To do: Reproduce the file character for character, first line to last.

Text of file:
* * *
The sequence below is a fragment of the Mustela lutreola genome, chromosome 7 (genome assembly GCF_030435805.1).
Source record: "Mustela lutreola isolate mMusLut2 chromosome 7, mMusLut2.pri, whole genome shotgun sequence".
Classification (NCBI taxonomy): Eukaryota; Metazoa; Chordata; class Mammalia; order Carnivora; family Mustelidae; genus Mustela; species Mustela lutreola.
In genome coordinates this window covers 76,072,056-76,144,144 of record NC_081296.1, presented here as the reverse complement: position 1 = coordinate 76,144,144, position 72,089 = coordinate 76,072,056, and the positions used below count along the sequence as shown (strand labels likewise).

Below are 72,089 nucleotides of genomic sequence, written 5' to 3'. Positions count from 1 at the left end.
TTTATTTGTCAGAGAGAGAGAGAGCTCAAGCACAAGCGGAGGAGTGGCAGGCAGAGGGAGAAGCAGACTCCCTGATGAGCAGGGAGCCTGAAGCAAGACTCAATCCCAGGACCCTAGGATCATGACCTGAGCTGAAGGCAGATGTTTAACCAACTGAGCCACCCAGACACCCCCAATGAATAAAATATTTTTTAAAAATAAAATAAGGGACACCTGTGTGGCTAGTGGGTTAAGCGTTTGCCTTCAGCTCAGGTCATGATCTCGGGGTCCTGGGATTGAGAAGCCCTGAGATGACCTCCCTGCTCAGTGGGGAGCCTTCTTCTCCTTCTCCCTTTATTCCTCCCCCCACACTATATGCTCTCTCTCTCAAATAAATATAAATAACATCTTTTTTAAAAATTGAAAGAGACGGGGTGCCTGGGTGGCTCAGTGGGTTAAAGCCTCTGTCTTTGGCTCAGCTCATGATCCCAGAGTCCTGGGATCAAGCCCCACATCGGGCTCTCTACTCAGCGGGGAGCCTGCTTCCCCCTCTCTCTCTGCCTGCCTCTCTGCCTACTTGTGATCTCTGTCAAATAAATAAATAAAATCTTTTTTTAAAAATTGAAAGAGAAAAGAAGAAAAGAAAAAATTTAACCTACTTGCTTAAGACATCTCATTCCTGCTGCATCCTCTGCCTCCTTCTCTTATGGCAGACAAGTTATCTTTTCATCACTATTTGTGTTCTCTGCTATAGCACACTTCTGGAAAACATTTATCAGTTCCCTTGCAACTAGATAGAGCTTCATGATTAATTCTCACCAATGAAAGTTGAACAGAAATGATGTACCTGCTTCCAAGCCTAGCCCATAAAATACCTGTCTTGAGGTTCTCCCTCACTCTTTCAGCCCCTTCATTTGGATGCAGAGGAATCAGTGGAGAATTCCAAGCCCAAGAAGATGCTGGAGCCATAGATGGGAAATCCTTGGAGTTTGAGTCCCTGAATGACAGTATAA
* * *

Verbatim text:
The sequence below is a fragment of the Mustela lutreola genome, chromosome 7 (genome assembly GCF_030435805.1).
Source record: "Mustela lutreola isolate mMusLut2 chromosome 7, mMusLut2.pri, whole genome shotgun sequence".
Classification (NCBI taxonomy): Eukaryota; Metazoa; Chordata; class Mammalia; order Carnivora; family Mustelidae; genus Mustela; species Mustela lutreola.
In genome coordinates this window covers 76,072,056-76,144,144 of record NC_081296.1, presented here as the reverse complement: position 1 = coordinate 76,144,144, position 72,089 = coordinate 76,072,056, and the positions used below count along the sequence as shown (strand labels likewise).

Below are 72,089 nucleotides of genomic sequence, written 5' to 3'. Positions count from 1 at the left end.
TTTATTTGTCAGAGAGAGAGAGAGCTCAAGCACAAGCGGAGGAGTGGCAGGCAGAGGGAGAAGCAGACTCCCTGATGAGCAGGGAGCCTGAAGCAAGACTCAATCCCAGGACCCTAGGATCATGACCTGAGCTGAAGGCAGATGTTTAACCAACTGAGCCACCCAGACACCCCCAATGAATAAAATATTTTTTAAAAATAAAATAAGGGACACCTGTGTGGCTAGTGGGTTAAGCGTTTGCCTTCAGCTCAGGTCATGATCTCGGGGTCCTGGGATTGAGAAGCCCTGAGATGACCTCCCTGCTCAGTGGGGAGCCTTCTTCTCCTTCTCCCTTTATTCCTCCCCCCACACTATATGCTCTCTCTCTCAAATAAATATAAATAACATCTTTTTTAAAAATTGAAAGAGACGGGGTGCCTGGGTGGCTCAGTGGGTTAAAGCCTCTGTCTTTGGCTCAGCTCATGATCCCAGAGTCCTGGGATCAAGCCCCACATCGGGCTCTCTACTCAGCGGGGAGCCTGCTTCCCCCTCTCTCTCTGCCTGCCTCTCTGCCTACTTGTGATCTCTGTCAAATAAATAAATAAAATCTTTTTTTAAAAATTGAAAGAGAAAAGAAGAAAAGAAAAAATTTAACCTACTTGCTTAAGACATCTCATTCCTGCTGCATCCTCTGCCTCCTTCTCTTATGGCAGACAAGTTATCTTTTCATCACTATTTGTGTTCTCTGCTATAGCACACTTCTGGAAAACATTTATCAGTTCCCTTGCAACTAGATAGAGCTTCATGATTAATTCTCACCAATGAAAGTTGAACAGAAATGATGTACCTGCTTCCAAGCCTAGCCCATAAAATACCTGTCTTGAGGTTCTCCCTCACTCTTTCAGCCCCTTCATTTGGATGCAGAGGAATCAGTGGAGAATTCCAAGCCCAAGAAGATGCTGGAGCCATAGATGGGAAATCCTTGGAGTTTGAGTCCCTGAATGACAGTATAA